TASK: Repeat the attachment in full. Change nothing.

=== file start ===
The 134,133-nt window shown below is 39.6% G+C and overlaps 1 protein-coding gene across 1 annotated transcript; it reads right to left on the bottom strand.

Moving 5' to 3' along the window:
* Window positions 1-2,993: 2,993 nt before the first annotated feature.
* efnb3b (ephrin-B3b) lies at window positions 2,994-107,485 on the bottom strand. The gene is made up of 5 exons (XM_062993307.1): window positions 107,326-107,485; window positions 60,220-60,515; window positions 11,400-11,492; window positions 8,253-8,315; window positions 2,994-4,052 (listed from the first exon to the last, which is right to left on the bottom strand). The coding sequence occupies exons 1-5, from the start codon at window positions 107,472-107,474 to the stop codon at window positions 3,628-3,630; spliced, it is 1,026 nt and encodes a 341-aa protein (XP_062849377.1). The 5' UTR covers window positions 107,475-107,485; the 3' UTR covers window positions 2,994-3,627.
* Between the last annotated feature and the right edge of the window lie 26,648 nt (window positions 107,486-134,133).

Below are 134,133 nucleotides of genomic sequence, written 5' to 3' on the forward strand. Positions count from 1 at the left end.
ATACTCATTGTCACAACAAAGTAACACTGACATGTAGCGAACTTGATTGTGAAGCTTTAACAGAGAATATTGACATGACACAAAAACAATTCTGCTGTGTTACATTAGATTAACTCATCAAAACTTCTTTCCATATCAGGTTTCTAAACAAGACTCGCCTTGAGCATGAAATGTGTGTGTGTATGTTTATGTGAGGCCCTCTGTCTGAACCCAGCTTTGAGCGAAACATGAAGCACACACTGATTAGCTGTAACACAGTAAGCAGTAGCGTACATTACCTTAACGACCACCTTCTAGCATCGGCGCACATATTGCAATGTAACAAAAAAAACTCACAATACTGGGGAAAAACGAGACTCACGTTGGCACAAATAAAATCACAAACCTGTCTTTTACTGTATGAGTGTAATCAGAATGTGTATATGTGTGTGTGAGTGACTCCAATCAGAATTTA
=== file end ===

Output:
The 134,133-nt window shown below is 39.6% G+C and overlaps 1 protein-coding gene across 1 annotated transcript; it reads right to left on the bottom strand.

Moving 5' to 3' along the window:
* Window positions 1-2,993: 2,993 nt before the first annotated feature.
* efnb3b (ephrin-B3b) lies at window positions 2,994-107,485 on the bottom strand. The gene is made up of 5 exons (XM_062993307.1): window positions 107,326-107,485; window positions 60,220-60,515; window positions 11,400-11,492; window positions 8,253-8,315; window positions 2,994-4,052 (listed from the first exon to the last, which is right to left on the bottom strand). The coding sequence occupies exons 1-5, from the start codon at window positions 107,472-107,474 to the stop codon at window positions 3,628-3,630; spliced, it is 1,026 nt and encodes a 341-aa protein (XP_062849377.1). The 5' UTR covers window positions 107,475-107,485; the 3' UTR covers window positions 2,994-3,627.
* Between the last annotated feature and the right edge of the window lie 26,648 nt (window positions 107,486-134,133).

Below are 134,133 nucleotides of genomic sequence, written 5' to 3' on the forward strand. Positions count from 1 at the left end.
ATACTCATTGTCACAACAAAGTAACACTGACATGTAGCGAACTTGATTGTGAAGCTTTAACAGAGAATATTGACATGACACAAAAACAATTCTGCTGTGTTACATTAGATTAACTCATCAAAACTTCTTTCCATATCAGGTTTCTAAACAAGACTCGCCTTGAGCATGAAATGTGTGTGTGTATGTTTATGTGAGGCCCTCTGTCTGAACCCAGCTTTGAGCGAAACATGAAGCACACACTGATTAGCTGTAACACAGTAAGCAGTAGCGTACATTACCTTAACGACCACCTTCTAGCATCGGCGCACATATTGCAATGTAACAAAAAAAACTCACAATACTGGGGAAAAACGAGACTCACGTTGGCACAAATAAAATCACAAACCTGTCTTTTACTGTATGAGTGTAATCAGAATGTGTATATGTGTGTGTGAGTGACTCCAATCAGAATTTA